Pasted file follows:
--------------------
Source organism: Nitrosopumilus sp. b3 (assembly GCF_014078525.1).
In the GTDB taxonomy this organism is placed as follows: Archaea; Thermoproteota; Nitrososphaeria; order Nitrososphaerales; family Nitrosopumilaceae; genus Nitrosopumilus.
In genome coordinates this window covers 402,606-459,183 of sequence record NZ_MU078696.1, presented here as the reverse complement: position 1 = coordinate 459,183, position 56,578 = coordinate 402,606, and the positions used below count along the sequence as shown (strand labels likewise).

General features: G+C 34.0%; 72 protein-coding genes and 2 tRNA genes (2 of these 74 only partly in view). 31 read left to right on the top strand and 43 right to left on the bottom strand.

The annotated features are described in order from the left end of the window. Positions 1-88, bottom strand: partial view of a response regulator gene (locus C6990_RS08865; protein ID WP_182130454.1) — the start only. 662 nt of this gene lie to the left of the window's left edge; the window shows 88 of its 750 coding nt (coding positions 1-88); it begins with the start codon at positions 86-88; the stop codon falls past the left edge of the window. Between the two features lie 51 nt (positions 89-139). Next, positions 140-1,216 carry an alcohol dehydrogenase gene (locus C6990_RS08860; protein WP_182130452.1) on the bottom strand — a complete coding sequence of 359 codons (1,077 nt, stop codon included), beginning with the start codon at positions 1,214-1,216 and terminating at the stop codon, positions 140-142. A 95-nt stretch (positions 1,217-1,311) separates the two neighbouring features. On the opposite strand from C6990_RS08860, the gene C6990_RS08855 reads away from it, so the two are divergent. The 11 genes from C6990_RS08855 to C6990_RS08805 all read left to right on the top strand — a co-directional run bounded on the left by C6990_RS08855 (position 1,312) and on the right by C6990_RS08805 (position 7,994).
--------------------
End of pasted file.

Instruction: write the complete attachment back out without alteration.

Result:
Source organism: Nitrosopumilus sp. b3 (assembly GCF_014078525.1).
In the GTDB taxonomy this organism is placed as follows: Archaea; Thermoproteota; Nitrososphaeria; order Nitrososphaerales; family Nitrosopumilaceae; genus Nitrosopumilus.
In genome coordinates this window covers 402,606-459,183 of sequence record NZ_MU078696.1, presented here as the reverse complement: position 1 = coordinate 459,183, position 56,578 = coordinate 402,606, and the positions used below count along the sequence as shown (strand labels likewise).

General features: G+C 34.0%; 72 protein-coding genes and 2 tRNA genes (2 of these 74 only partly in view). 31 read left to right on the top strand and 43 right to left on the bottom strand.

The annotated features are described in order from the left end of the window. Positions 1-88, bottom strand: partial view of a response regulator gene (locus C6990_RS08865; protein ID WP_182130454.1) — the start only. 662 nt of this gene lie to the left of the window's left edge; the window shows 88 of its 750 coding nt (coding positions 1-88); it begins with the start codon at positions 86-88; the stop codon falls past the left edge of the window. Between the two features lie 51 nt (positions 89-139). Next, positions 140-1,216 carry an alcohol dehydrogenase gene (locus C6990_RS08860; protein WP_182130452.1) on the bottom strand — a complete coding sequence of 359 codons (1,077 nt, stop codon included), beginning with the start codon at positions 1,214-1,216 and terminating at the stop codon, positions 140-142. A 95-nt stretch (positions 1,217-1,311) separates the two neighbouring features. On the opposite strand from C6990_RS08860, the gene C6990_RS08855 reads away from it, so the two are divergent. The 11 genes from C6990_RS08855 to C6990_RS08805 all read left to right on the top strand — a co-directional run bounded on the left by C6990_RS08855 (position 1,312) and on the right by C6990_RS08805 (position 7,994).